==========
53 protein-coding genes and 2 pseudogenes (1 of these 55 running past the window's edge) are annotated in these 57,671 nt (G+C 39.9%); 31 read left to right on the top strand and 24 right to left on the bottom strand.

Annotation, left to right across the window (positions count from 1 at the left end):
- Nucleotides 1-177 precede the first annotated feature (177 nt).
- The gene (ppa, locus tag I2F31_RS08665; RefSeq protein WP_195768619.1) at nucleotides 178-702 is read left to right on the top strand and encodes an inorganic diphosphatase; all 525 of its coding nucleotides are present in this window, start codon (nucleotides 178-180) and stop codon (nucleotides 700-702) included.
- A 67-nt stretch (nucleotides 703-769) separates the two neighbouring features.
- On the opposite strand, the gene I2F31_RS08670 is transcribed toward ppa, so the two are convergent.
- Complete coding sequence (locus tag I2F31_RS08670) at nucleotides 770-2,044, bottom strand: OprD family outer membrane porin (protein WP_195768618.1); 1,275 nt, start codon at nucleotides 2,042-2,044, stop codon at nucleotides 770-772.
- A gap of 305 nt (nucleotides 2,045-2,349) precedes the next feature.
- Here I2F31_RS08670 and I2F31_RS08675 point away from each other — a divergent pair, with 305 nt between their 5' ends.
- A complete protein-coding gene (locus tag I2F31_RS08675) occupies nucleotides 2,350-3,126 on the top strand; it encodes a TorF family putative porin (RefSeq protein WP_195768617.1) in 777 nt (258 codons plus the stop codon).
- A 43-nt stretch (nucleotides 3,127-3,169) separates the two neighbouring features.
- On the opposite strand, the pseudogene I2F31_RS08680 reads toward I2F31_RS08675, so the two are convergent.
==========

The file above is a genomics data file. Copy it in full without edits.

53 protein-coding genes and 2 pseudogenes (1 of these 55 running past the window's edge) are annotated in these 57,671 nt (G+C 39.9%); 31 read left to right on the top strand and 24 right to left on the bottom strand.

Annotation, left to right across the window (positions count from 1 at the left end):
- Nucleotides 1-177 precede the first annotated feature (177 nt).
- The gene (ppa, locus tag I2F31_RS08665; RefSeq protein WP_195768619.1) at nucleotides 178-702 is read left to right on the top strand and encodes an inorganic diphosphatase; all 525 of its coding nucleotides are present in this window, start codon (nucleotides 178-180) and stop codon (nucleotides 700-702) included.
- A 67-nt stretch (nucleotides 703-769) separates the two neighbouring features.
- On the opposite strand, the gene I2F31_RS08670 is transcribed toward ppa, so the two are convergent.
- Complete coding sequence (locus tag I2F31_RS08670) at nucleotides 770-2,044, bottom strand: OprD family outer membrane porin (protein WP_195768618.1); 1,275 nt, start codon at nucleotides 2,042-2,044, stop codon at nucleotides 770-772.
- A gap of 305 nt (nucleotides 2,045-2,349) precedes the next feature.
- Here I2F31_RS08670 and I2F31_RS08675 point away from each other — a divergent pair, with 305 nt between their 5' ends.
- A complete protein-coding gene (locus tag I2F31_RS08675) occupies nucleotides 2,350-3,126 on the top strand; it encodes a TorF family putative porin (RefSeq protein WP_195768617.1) in 777 nt (258 codons plus the stop codon).
- A 43-nt stretch (nucleotides 3,127-3,169) separates the two neighbouring features.
- On the opposite strand, the pseudogene I2F31_RS08680 reads toward I2F31_RS08675, so the two are convergent.